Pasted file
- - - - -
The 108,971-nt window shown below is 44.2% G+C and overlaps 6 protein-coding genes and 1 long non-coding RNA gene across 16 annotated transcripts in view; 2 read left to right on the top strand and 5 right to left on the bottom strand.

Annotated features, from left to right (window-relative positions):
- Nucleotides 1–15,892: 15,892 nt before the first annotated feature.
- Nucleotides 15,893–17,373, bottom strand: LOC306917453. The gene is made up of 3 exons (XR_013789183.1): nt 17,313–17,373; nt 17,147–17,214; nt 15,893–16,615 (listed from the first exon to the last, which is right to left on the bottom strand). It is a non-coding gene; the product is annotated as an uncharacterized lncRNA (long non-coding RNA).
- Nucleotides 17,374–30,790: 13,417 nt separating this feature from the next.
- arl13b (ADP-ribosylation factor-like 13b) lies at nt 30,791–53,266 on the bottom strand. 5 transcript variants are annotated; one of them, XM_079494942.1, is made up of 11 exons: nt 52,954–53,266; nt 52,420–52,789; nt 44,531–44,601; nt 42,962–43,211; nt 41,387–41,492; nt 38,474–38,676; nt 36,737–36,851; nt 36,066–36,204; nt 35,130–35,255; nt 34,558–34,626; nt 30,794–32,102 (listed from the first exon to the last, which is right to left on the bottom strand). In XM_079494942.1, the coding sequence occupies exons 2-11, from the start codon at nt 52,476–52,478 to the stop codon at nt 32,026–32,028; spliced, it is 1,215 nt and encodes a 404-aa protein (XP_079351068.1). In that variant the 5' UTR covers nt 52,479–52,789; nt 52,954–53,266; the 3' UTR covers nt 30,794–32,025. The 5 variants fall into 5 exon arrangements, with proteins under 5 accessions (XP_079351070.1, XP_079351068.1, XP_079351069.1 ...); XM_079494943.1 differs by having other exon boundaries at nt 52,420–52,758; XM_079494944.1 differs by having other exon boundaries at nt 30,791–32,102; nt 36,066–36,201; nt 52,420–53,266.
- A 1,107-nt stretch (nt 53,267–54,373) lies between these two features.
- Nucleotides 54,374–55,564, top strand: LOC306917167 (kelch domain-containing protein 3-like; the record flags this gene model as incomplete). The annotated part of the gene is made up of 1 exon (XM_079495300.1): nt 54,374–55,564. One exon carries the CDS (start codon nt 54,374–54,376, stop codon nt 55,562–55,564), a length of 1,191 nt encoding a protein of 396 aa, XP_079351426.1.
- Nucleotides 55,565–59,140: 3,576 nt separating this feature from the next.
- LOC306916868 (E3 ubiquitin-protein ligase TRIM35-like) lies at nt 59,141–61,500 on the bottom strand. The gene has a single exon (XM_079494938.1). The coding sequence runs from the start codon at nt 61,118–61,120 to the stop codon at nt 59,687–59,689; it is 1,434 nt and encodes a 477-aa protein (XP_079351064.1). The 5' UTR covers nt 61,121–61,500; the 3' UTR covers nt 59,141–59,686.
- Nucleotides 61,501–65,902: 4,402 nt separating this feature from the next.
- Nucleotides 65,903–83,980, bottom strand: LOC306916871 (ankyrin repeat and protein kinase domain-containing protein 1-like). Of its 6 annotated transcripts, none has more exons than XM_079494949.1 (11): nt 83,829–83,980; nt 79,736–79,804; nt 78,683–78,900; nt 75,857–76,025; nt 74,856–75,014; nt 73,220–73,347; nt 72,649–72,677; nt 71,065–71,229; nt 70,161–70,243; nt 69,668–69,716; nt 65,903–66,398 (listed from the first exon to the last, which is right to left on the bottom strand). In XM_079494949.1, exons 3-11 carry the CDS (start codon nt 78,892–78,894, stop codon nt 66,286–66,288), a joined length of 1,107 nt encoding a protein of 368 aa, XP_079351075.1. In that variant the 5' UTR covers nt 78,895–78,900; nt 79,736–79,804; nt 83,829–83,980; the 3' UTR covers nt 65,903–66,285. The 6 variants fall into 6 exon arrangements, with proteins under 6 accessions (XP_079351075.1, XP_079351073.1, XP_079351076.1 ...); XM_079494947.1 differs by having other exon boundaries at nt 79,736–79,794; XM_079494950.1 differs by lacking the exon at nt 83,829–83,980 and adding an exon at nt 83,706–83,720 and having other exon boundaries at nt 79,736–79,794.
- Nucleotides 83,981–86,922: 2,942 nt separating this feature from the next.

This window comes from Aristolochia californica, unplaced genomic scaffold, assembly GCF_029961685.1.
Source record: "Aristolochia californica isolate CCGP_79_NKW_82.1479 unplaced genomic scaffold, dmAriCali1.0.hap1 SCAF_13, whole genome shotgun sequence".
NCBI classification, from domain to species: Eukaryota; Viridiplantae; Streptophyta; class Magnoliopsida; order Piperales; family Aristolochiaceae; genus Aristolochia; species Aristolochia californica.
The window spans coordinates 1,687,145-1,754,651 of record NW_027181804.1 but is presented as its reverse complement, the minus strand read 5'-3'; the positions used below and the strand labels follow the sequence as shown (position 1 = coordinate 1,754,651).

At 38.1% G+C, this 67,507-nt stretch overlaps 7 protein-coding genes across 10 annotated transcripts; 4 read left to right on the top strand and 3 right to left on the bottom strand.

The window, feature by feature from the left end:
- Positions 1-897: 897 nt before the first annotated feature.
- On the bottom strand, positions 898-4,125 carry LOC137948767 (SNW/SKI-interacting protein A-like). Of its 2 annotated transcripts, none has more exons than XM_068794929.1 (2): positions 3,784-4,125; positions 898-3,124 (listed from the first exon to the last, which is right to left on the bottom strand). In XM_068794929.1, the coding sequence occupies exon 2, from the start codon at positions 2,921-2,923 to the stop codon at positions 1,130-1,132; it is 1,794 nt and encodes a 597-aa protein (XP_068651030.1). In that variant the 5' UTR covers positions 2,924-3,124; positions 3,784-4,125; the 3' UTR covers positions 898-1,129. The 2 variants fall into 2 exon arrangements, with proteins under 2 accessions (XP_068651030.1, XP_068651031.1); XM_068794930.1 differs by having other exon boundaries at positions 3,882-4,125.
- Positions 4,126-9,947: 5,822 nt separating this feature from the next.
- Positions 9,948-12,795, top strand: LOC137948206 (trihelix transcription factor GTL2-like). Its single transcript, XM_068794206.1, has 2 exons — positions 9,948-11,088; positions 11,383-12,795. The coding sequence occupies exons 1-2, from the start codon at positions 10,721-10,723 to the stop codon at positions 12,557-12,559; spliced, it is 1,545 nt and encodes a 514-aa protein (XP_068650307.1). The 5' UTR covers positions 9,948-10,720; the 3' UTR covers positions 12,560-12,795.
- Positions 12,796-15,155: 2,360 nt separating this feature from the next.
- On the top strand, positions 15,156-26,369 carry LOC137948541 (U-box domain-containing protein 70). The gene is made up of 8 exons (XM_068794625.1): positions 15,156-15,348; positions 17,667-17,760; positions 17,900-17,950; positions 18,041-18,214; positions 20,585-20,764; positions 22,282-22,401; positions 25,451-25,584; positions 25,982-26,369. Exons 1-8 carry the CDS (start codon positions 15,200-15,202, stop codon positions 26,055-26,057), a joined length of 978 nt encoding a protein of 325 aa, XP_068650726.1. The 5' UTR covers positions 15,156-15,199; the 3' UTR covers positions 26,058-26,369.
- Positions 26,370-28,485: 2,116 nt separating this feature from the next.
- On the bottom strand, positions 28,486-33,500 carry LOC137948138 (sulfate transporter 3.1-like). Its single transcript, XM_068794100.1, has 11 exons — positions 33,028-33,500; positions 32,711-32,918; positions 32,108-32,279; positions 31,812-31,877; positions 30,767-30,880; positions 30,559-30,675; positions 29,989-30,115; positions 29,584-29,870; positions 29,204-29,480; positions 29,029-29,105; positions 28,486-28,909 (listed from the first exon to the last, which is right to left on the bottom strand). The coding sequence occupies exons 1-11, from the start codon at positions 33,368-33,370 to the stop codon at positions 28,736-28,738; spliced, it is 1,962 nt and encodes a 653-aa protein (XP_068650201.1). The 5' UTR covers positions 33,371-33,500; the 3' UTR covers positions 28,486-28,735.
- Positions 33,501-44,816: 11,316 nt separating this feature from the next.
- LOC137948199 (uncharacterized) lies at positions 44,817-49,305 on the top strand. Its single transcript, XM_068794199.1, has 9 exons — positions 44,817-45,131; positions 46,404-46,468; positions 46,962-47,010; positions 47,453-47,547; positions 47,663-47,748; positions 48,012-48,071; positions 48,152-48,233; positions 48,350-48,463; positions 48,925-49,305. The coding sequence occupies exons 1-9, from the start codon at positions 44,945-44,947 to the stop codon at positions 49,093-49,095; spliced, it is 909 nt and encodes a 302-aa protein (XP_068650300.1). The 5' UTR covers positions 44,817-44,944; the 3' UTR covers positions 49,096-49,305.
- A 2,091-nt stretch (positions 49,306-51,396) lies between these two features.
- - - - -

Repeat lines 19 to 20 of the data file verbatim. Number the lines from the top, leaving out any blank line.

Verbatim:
The window, feature by feature from the left end:
- Positions 1-897: 897 nt before the first annotated feature.